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11 May 2016 In-process thermal imaging of the electron beam freeform fabrication process
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Researchers at NASA Langley Research Center have been developing the Electron Beam Freeform Fabrication (EBF3) metal additive manufacturing process for the past 15 years. In this process, an electron beam is used as a heat source to create a small molten pool on a substrate into which wire is fed. The electron beam and wire feed assembly are translated with respect to the substrate to follow a predetermined tool path. This process is repeated in a layer-wise fashion to fabricate metal structural components. In-process imaging has been integrated into the EBF3 system using a near-infrared (NIR) camera. The images are processed to provide thermal and spatial measurements that have been incorporated into a closed-loop control system to maintain consistent thermal conditions throughout the build. Other information in the thermal images is being used to assess quality in real time by detecting flaws in prior layers of the deposit. NIR camera incorporation into the system has improved the consistency of the deposited material and provides the potential for real-time flaw detection which, ultimately, could lead to the manufacture of better, more reliable components using this additive manufacturing process.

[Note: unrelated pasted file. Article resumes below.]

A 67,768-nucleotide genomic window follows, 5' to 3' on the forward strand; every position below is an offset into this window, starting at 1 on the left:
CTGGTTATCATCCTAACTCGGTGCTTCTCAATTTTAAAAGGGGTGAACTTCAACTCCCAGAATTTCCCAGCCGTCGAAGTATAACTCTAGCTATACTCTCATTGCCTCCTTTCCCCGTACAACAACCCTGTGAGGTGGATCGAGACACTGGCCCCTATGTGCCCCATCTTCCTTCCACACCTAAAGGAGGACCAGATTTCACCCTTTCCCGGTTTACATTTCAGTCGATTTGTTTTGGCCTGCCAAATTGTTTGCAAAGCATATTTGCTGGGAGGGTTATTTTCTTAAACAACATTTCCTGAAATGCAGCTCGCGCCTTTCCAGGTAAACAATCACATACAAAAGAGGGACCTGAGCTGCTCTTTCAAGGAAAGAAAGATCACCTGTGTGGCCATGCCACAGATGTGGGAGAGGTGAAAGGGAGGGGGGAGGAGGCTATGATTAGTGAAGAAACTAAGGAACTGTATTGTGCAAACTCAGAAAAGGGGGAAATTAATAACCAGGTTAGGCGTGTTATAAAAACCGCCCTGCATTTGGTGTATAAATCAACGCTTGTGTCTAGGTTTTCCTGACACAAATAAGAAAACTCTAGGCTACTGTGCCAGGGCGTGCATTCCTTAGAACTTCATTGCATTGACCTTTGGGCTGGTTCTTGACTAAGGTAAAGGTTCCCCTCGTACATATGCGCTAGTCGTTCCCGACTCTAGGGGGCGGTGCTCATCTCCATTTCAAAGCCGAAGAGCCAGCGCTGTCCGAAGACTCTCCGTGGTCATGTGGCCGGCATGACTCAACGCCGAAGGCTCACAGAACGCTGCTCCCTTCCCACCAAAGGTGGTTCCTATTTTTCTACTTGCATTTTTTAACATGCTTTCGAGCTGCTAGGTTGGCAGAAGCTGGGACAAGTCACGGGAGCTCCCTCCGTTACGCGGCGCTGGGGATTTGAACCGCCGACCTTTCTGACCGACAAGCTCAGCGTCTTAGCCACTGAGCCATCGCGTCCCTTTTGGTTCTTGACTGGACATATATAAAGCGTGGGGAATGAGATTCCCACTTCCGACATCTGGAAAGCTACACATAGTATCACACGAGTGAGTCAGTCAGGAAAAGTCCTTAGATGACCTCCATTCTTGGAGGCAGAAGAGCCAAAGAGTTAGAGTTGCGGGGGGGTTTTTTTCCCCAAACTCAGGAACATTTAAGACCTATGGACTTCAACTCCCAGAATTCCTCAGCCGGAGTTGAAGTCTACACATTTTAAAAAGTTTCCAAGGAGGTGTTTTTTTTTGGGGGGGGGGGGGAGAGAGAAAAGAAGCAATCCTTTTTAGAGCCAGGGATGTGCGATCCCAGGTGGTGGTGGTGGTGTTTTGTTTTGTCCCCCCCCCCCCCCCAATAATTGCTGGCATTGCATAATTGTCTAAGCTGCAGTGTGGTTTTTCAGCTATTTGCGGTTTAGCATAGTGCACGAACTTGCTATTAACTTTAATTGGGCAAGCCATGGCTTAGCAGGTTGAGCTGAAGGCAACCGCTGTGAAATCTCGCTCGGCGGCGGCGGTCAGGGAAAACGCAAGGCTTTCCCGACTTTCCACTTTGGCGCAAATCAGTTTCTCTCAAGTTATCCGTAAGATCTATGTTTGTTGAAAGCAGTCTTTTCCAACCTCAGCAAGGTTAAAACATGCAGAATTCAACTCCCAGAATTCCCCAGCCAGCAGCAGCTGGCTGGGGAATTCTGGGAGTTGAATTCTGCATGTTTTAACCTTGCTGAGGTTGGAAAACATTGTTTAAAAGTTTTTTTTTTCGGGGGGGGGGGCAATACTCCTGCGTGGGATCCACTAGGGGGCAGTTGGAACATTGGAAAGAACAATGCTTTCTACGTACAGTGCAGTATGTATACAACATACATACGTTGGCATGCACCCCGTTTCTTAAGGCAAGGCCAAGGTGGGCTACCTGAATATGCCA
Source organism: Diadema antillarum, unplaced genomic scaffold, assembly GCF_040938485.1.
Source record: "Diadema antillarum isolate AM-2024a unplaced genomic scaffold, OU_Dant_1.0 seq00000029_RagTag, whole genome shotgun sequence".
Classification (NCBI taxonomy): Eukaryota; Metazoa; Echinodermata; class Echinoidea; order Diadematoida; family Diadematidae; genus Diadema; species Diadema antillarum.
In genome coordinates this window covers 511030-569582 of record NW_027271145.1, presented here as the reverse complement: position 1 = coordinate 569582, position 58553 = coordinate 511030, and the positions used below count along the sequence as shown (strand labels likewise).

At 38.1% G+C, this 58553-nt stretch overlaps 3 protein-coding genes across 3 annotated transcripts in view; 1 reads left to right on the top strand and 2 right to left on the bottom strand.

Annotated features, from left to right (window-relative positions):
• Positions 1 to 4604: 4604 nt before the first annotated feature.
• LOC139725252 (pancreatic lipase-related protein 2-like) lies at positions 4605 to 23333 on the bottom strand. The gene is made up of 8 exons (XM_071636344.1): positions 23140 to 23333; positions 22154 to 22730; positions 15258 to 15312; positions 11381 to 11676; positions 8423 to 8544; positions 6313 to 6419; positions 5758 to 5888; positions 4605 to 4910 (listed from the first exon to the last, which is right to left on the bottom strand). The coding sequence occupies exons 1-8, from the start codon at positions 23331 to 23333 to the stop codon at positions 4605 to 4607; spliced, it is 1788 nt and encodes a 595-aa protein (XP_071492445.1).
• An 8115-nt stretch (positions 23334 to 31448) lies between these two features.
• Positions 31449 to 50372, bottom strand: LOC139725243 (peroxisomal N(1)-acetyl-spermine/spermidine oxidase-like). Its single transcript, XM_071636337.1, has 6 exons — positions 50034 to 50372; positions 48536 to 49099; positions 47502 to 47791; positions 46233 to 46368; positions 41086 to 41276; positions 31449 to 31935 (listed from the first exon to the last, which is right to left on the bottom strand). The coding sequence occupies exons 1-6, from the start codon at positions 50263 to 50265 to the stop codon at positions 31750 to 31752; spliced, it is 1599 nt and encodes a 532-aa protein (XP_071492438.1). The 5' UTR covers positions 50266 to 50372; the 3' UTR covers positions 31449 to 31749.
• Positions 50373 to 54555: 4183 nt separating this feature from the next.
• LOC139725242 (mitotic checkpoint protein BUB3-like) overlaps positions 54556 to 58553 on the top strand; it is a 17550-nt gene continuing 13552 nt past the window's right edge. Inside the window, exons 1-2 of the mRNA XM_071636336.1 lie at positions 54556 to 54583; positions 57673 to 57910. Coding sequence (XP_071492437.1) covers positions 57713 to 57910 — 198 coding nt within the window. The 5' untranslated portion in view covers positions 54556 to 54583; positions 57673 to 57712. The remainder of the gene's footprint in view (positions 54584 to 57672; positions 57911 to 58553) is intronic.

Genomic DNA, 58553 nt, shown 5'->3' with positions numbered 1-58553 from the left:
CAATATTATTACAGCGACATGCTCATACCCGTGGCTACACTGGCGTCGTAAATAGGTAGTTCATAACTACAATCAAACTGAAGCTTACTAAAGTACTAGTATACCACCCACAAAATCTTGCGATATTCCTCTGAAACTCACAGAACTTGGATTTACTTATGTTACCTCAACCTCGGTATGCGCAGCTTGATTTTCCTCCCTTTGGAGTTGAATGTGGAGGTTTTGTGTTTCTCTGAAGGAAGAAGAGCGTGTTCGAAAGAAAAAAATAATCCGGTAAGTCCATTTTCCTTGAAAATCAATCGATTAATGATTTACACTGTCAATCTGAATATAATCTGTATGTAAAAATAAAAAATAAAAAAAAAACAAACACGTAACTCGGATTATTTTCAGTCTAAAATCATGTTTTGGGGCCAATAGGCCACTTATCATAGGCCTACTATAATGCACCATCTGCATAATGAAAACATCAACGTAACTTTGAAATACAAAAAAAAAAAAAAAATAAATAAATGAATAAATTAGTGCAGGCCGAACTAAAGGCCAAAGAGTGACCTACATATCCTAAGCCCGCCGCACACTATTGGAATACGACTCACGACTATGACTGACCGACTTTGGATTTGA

© (2016) COPYRIGHT Society of Photo-Optical Instrumentation Engineers (SPIE). Downloading of the abstract is permitted for personal use only.
Karen M. Taminger, Christopher S. Domack, Joseph N. Zalameda, Brian L. Taminger, Robert A. Hafley, and Eric R. Burke "In-process thermal imaging of the electron beam freeform fabrication process", Proc. SPIE 9861, Thermosense: Thermal Infrared Applications XXXVIII, 986102 (11 May 2016);

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